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* WASHINGTON (1/8/10)--The Federal Deposit Insurance Corp. (FDIC) could vote Tuesday on a proposal that would base the premium fees lenders pay the FDIC for deposit insurance on the risk profile of executives’ pay packages (The Wall Street Journal Jan. 7). If the plan is adopted, banks with pay structures perceived as less risky could be given a break on fees. However, firms with riskier structures could pay more. The proposal is the latest effort by government to curb executive pay structures ... * WASHINGTON (1/8/10)--With Senate Banking Committee Chair Christopher Dodd’s (D-Conn.) announcement that he will not run again for his seat on the committee, financial observers expect that his likely successor, Sen. Tim Johnson (D-S.D.) will tackle regulatory reform--including that of Fannie Mae and Freddie Mac. If government-sponsored enterprise reform is going to happen--it will happen next year, according to Jaret Seiberg, analyst at Concept Capital (American Banker Jan. 7). He said the Senate Banking Committee will be “in the middle of the debate.” Consumers groups are concerned that Johnson may not be as committed as Dodd was to making sure the underserved can access private-sector products and services. However, Johnson’s appointment could benefit community banks. He has pushed for deposit insurance limit increases and stopped Wal-Mart from buying an industrial loan company in Utah. He also is likely to ensure that the deposit insurance cap remains at $250,000. The cap is due to expire in 2014, returning to $100,000. Credit union accountholders insured by the National Credit Union Share Insurance Fund also are covered on each account up to $250,000 ... * WASHINGTON (1/8/10)--Regulatory reform may be more likely, but it also may be more moderate, financial observers said. Senate Banking Committee Chair Christopher Dodd (D-Conn.) will not seek re-election for his seat, giving him more time to focus on reform. Dodd was criticized in 2008 for running for president while the financial crisis was at its peak. The senator introduced a tough reform bill in November, but backed away from it after committee members urged him to take a more bipartisan approach. Dodd has grouped together committee members to try and reach a consensus. However, as a result, the bill may be scaled back. The shift gives more leverage to Sen. Richard Shelby (R-Ala.), committee ranking member, said Mark Calabria, former Shelby aide. While some observers expect lawmakers to compromise on consumer protection, Amos Hochstein, former Dodd adviser, told American Banker (Jan. 6) that Dodd will likely stay true to his values. He has strong views on consumer issues, and he has not pursued them for political motivation, Hochstein said ... * WASHINGTON (1/8/10)--Federal Reserve Board officials are split on how to move forward with mortgage-backed securities, minutes from a December meeting indicate (The Wall Street Journal Jan. 7). The Fed is expected to purchase $1.25 trillion of securities by March. The purchases keep mortgage interest rates down, which boost the housing and financial markets. But when the Fed quits buying, rates could go up. Officials say the Fed should expand its program beyond the first quarter to keep the recovery’s momentum going. However, at least one Fed official said the program should be scaled down because the economy is improving ...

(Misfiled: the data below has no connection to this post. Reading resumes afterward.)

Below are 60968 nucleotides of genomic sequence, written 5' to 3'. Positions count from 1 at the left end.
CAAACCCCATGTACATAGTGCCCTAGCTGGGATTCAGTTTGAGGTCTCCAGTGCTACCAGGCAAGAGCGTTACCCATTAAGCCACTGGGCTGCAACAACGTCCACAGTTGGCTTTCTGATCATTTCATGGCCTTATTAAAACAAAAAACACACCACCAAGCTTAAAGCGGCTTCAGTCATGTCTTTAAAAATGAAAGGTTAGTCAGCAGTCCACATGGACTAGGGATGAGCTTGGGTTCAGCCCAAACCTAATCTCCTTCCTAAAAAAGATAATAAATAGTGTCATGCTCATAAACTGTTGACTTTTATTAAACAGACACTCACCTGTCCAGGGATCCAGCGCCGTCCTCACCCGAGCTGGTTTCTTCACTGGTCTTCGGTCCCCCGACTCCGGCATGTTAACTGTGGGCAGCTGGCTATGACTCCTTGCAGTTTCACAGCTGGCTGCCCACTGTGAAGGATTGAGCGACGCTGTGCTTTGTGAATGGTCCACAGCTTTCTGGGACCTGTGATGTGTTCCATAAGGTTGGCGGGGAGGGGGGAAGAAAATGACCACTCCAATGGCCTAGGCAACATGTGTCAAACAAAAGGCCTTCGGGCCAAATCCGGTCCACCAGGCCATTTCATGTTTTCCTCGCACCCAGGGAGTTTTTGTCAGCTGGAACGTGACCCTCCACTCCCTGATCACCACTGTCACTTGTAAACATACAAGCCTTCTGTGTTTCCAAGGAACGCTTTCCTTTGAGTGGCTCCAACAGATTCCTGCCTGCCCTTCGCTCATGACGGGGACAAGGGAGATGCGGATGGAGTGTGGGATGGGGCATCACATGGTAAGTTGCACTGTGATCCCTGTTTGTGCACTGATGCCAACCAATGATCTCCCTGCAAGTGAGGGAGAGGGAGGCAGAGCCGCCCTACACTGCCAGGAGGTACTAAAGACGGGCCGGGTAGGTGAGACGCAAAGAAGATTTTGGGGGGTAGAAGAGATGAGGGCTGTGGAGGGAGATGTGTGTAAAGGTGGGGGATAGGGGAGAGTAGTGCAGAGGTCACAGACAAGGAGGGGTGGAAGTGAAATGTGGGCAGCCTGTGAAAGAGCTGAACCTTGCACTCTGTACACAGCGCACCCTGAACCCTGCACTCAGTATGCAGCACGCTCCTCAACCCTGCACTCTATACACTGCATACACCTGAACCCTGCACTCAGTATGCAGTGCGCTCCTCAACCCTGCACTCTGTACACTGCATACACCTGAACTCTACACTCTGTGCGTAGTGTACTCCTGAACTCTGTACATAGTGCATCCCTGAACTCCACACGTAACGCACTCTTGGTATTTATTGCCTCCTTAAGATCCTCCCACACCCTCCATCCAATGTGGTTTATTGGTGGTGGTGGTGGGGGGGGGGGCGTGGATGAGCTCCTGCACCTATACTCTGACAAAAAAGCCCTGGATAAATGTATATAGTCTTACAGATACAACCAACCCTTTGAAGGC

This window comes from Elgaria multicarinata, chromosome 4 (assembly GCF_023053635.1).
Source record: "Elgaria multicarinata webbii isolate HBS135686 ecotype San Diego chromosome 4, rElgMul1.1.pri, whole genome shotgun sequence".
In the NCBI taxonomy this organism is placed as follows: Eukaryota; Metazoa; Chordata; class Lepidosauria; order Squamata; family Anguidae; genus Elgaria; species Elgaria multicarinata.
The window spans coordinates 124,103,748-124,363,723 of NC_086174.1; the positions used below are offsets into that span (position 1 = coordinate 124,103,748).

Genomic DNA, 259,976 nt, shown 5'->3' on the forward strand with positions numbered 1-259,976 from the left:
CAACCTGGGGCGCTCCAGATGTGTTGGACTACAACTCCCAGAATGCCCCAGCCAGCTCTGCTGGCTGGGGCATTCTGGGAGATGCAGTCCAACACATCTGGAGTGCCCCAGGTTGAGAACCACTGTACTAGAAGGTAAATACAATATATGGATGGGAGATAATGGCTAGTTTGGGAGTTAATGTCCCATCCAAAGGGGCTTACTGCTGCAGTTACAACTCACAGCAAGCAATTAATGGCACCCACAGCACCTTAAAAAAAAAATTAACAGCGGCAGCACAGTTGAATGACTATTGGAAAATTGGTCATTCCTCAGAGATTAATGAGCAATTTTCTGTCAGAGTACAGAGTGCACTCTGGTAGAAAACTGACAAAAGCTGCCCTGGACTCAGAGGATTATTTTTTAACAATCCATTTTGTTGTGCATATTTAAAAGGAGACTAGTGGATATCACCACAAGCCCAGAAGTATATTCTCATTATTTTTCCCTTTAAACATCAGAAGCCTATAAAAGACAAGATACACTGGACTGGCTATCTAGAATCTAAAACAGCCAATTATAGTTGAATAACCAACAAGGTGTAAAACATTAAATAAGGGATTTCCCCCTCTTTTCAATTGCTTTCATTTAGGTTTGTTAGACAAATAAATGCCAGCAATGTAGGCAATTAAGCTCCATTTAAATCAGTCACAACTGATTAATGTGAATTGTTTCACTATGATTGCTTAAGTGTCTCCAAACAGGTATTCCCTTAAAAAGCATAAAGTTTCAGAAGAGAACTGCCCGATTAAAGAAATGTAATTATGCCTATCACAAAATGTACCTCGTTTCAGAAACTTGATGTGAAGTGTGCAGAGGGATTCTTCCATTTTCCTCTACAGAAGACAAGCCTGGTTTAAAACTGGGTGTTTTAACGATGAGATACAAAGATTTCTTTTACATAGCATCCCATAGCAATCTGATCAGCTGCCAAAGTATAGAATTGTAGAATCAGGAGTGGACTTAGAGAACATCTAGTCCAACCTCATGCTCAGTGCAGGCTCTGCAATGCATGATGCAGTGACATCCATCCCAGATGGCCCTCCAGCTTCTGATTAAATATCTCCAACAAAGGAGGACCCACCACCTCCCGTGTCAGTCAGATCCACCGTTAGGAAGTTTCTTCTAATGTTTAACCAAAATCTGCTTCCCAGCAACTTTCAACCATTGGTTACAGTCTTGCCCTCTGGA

SBA Administrator Mills joins GAC lineup

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WASHINGTON (1/08/10)—U.S Small Business Administrator Karen Mills has agreed to address the Credit Union National Association’s (CUNA’s) Governmental Affairs Conference (GAC) during the Tues Feb. 23 general session. Mills, who became the head of the Small Business Administration (SBA) in April last year, has during her tenure voiced an eagerness to increase her agency’s cooperation with credit unions and small banks as a means of increasing small business activity. CUNA has a longstanding effort to address with the SBA issues of complex applications and high fees that can act as a roadblock to credit union participation to 7 (a) and 504 guaranteed loan programs. Mills joins a growing roster of heavy-hitter speakers signed onto address CUNA’s GAC. Other speakers include: House Majority Whip Rep. James Clyburn (D-S.C.), House Financial Services Committee Chairman Barney Frank (D-Mass.), that committee's ranking Republican member Rep. Spencer Bachus (R-Ala.), senior members of the committee, Reps. Paul Kanjorski (D-Pa.) and Ed Royce (R-Calif.), and National Credit Union Administration Chairman Debbie Matz, among many others. As noted in News Now’s Jan. 7 edition, there has been a deadline extension to Jan. 27 for reserving hotel accommodations through CUNA's Housing Bureau. Credit union representatives still needing to reserve accommodation for the GAC should contact the CUNA Housing Bureau website using the resource link below, or call 1-800-974-3084 Monday-Friday from 9 a.m. to 5 p.m. (ET). Use resource links below for more GAC information.